The appliance has also been remarkably robust, with the exception of requiring reboots for ESX updates, I have never found a need to restart the appliance itself. Stability is crucial, and it has been a blessing to have the SpamTitan server in front of my main server on the odd occasion it has required maintenance so that mail is still received and queued for delivery.
SpamTitan for me has mostly been a set and forget adventure. When one of my domains started receiving a significantly heavier amount of spam, I did perform some tweaking of the Bayesian filter settings, but for the most part it happily takes care of itself.
Who is it for:
I could see the self-hosted appliance (or the SpamTitan hosted offering) being of great use for anywhere from small businesses with 10-50 users too much larger, even enterprise organisations. At this time, the smallest license you can get is 50 users, so there are no single user options at this time, but I would love to see an offering like that in the future.
What I would love to see:
While the whole experience has been overwhelmingly positive, one thing I would like to see improved is the way a user can mark a false negative (i.e. spam that slipped through the cracks and was marked as clean). At the moment, a user has to log into the web interface, find the email (that can sometimes be difficult without the Quarantine ID), and then mark it as spam. I would love to see a simple “forward to a particular email address” that the SpamTitan server would then check periodically to re-classify those emails as spam.
Also it would be great for an administrator to have the ability to review the quarantine and have an integration with the SpamCop service which would enable the bulk submission of spam (via email) to the service to help report those that have slipped through the cracks.
Where can you get it?
If you are in Australia, you can speak to the team at SecureSoft who are the local distributors, they are a great bunch of people and have great and helpful sales and support staff. Otherwise, outside of Australia, you can check out SpamTitan to check out who your local reseller is.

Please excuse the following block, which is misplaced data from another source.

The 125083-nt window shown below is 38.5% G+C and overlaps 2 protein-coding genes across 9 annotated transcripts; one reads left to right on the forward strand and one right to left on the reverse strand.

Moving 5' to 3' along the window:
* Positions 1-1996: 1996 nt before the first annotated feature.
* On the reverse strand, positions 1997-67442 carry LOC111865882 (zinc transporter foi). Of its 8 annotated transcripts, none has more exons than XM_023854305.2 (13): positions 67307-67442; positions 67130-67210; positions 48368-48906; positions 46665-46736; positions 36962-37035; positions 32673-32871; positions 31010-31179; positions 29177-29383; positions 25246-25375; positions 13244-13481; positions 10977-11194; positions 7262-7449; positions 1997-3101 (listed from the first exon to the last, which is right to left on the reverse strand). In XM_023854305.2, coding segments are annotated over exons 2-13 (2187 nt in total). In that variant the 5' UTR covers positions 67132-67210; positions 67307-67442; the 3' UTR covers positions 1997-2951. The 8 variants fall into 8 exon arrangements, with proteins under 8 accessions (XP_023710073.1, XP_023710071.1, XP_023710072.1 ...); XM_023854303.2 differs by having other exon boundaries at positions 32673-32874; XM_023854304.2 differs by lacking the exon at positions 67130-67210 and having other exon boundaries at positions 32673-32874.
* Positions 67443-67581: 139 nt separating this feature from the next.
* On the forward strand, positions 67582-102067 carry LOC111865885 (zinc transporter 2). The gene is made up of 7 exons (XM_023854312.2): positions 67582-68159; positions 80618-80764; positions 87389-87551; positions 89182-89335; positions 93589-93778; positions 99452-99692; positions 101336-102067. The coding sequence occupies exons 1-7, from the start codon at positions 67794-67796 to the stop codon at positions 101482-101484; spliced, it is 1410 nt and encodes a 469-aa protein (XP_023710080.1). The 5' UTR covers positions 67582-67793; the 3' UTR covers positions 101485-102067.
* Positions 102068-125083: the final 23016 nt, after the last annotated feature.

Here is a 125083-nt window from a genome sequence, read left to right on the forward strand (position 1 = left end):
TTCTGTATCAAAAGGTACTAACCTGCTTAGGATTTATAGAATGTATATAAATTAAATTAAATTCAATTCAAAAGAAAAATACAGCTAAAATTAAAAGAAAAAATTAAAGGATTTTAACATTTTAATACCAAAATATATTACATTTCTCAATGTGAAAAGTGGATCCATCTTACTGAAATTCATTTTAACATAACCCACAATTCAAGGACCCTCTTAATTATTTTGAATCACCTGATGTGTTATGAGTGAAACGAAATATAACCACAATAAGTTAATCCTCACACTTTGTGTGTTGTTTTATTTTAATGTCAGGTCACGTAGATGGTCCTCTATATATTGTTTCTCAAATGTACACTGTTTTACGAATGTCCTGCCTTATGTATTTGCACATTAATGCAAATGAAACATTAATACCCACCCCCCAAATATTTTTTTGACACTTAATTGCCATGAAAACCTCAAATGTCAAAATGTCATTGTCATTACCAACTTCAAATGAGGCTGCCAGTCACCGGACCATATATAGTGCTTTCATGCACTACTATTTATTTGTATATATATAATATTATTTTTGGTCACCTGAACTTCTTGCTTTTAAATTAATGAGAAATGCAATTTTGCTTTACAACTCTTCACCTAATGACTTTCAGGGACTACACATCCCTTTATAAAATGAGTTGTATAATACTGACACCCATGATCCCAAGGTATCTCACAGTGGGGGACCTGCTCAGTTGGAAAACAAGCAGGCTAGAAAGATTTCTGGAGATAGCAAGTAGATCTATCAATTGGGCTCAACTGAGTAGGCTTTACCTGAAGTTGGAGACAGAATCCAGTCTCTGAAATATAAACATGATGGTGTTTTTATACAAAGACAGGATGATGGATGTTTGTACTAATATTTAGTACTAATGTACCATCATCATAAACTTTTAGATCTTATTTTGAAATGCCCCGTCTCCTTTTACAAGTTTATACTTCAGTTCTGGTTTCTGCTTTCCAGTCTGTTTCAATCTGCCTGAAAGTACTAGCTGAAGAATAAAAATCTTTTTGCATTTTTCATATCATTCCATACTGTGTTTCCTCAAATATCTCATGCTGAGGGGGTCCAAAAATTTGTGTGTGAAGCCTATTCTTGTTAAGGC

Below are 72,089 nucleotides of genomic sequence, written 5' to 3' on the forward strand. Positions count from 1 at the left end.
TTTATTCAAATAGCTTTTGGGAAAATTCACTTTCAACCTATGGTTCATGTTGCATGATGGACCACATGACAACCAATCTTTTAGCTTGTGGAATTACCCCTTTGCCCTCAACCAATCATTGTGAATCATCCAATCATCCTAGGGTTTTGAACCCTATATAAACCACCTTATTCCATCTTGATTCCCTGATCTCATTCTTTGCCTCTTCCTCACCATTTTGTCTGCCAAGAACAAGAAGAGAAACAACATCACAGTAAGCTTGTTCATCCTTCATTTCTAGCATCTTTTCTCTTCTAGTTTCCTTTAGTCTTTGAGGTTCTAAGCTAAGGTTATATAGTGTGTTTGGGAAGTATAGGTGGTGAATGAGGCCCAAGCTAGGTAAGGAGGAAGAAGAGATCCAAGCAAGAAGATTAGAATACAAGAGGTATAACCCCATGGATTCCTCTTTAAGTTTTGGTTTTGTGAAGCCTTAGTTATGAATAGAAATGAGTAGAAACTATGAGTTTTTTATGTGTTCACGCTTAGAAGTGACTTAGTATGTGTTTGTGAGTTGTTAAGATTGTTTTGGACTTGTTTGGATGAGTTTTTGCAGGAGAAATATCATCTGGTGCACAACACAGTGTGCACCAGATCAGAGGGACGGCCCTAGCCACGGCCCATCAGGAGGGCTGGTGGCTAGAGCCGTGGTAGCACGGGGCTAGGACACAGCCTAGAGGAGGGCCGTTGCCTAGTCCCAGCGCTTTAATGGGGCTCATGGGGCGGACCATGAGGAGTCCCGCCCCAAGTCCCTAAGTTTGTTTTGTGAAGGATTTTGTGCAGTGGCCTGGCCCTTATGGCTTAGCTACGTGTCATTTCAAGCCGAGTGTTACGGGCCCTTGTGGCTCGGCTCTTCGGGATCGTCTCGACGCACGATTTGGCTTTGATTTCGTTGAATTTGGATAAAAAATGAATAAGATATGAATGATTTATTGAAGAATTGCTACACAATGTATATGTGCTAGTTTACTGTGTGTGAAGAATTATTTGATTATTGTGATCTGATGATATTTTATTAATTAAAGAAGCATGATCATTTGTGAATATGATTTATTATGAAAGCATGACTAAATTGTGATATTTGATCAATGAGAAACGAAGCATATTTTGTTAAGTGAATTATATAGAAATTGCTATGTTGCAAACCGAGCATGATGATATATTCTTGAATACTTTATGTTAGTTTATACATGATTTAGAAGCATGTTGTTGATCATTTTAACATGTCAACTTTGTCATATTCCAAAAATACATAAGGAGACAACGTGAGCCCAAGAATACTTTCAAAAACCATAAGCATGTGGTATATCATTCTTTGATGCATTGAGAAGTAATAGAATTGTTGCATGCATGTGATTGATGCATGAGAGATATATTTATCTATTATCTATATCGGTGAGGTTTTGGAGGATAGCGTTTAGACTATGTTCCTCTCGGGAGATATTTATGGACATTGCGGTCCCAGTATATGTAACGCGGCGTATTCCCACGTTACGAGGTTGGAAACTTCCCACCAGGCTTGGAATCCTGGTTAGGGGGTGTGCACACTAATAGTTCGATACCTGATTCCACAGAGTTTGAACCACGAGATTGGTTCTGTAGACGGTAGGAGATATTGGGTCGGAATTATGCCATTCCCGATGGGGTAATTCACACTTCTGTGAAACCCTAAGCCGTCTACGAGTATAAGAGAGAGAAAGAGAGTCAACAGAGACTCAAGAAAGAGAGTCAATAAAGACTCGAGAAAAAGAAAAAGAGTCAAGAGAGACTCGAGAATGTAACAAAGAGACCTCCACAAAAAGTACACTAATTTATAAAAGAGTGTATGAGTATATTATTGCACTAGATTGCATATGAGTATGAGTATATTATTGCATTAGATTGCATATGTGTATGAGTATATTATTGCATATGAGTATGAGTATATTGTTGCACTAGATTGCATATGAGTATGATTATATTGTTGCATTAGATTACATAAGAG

CVE-2014-4451 – Apple iOS bug allowing unlimited incorrect pin attempts
A bug that would allow unlimited incorrect pin attempts on any iOS device is enough to make a lot of people’s toes curl. Unfortunately that is what I found when I recently stumbled upon an iPhone lockscreen bug allowing me to do just that.
On the 28th September 2014 I raised a bug with Apple which later was assigned the ID CVE-2014-4451. Now that this has been patched in the latest iOS 8.1.1 I am able to release the details of how the bug was exploited. At this stage I do not have any devices running any iOS earlier than 8.0 therefore am unable to test if this affects earlier releases of the operating system.
The steps to reproduce are demonstrated in the following video I placed on YouTube:
I have yet to discover if this affects devices running iOS 7 or earlier, therefore if you have one of these devices and are able to demonstrate that the issue occurs on that release of iOS also please leave a comment here and let me know.
I hope that this information helps users become aware that they should stay up to date with the latest release of software wherever possible to protect themselves against such bugs.
I thank Apple for working diligently to resolve the bug as quickly as possible.
Thanks to @DarthNull on twitter, we now know this goes back at least as far as iOS 6
@StuartCRyan Okay, it’s worked twice (out of four tries) on a 3GS with 6.1.6. Seems a bit more picky to get just right, but it’s there.